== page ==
Austen Said:

Patterns of Diction in Jane Austen's Major Novels


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she had seen almost enough to be thankful for her OWN sake, that one greater obstacle preserved her from suffering under any other of Mrs. Ferrars's creation, preserved her from all dependence upon her caprice, or any solicitude for her good opinion.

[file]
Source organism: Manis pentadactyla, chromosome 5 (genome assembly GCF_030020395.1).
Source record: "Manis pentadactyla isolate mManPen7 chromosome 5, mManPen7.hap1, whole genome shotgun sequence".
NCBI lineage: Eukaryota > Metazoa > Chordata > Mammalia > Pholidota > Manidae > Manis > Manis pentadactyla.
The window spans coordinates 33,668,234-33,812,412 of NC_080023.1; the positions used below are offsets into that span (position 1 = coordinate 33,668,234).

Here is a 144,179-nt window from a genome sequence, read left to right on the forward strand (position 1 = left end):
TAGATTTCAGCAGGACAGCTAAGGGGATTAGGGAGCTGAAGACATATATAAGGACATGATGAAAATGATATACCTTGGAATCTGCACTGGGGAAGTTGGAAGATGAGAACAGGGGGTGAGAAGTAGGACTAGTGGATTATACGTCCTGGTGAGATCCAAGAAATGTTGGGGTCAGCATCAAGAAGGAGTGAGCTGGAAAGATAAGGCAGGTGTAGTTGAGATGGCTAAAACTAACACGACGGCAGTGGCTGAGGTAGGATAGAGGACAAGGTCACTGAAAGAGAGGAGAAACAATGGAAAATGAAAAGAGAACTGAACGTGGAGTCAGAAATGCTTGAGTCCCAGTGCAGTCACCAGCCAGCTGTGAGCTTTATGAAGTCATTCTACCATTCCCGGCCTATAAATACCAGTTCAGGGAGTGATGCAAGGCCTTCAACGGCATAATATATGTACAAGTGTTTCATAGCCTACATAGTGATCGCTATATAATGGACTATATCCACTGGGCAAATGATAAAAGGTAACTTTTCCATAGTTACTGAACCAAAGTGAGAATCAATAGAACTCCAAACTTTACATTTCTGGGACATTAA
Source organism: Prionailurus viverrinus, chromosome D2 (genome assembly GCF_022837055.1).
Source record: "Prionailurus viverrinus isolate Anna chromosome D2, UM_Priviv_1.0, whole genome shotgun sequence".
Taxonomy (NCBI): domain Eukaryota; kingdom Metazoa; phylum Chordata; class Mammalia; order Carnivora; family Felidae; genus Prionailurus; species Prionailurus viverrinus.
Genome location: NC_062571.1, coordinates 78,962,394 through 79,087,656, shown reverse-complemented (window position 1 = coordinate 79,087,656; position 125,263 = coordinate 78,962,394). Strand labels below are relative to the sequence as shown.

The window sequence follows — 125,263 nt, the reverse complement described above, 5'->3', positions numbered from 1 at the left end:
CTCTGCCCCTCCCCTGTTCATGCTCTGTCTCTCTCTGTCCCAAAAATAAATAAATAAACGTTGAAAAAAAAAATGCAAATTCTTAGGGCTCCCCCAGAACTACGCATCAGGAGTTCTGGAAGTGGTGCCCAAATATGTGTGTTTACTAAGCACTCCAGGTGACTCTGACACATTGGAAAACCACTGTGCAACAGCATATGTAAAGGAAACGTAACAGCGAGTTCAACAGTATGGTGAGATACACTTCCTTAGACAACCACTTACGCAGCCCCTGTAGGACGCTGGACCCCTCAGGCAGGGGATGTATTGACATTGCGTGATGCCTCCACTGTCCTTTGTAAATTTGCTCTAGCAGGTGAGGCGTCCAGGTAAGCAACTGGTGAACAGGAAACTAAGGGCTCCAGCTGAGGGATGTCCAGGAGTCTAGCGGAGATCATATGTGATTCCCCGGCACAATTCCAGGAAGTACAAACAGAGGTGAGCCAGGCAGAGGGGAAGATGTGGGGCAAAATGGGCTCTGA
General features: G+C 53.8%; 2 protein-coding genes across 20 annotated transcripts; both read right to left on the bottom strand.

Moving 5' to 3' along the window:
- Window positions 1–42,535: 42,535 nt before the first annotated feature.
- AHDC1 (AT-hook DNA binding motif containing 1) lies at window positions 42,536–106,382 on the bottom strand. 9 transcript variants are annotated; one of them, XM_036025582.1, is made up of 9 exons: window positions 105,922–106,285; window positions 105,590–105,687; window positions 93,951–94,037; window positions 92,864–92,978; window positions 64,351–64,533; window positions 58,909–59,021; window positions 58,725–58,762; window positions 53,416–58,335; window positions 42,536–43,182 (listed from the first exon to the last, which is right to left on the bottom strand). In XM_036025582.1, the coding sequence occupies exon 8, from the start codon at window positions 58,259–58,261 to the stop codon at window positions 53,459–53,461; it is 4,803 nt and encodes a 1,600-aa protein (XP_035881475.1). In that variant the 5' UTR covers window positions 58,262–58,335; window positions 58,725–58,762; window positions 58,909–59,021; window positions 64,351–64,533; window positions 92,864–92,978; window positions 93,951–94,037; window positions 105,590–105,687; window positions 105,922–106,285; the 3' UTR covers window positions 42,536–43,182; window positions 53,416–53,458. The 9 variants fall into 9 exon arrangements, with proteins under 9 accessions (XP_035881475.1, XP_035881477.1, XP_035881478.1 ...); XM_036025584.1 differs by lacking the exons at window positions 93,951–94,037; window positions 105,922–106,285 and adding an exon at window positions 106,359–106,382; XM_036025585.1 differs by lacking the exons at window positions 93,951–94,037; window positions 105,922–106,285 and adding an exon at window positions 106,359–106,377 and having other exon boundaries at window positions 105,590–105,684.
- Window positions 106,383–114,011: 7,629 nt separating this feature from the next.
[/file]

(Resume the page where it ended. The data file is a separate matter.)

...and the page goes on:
she had been unjust, inattentive, nay, almost unkind, to her Elinor;
— that Marianne's affliction, because more acknowledged, more immediately before her, had too much engrossed her tenderness, and led her away to forget that in Elinor she might have a daughter suffering almost as much, certainly with less self-provocation, and greater fortitude.
had quite doted upon the worthless hussy, and was now, by all accounts, almost broken-hearted, at Oxford. —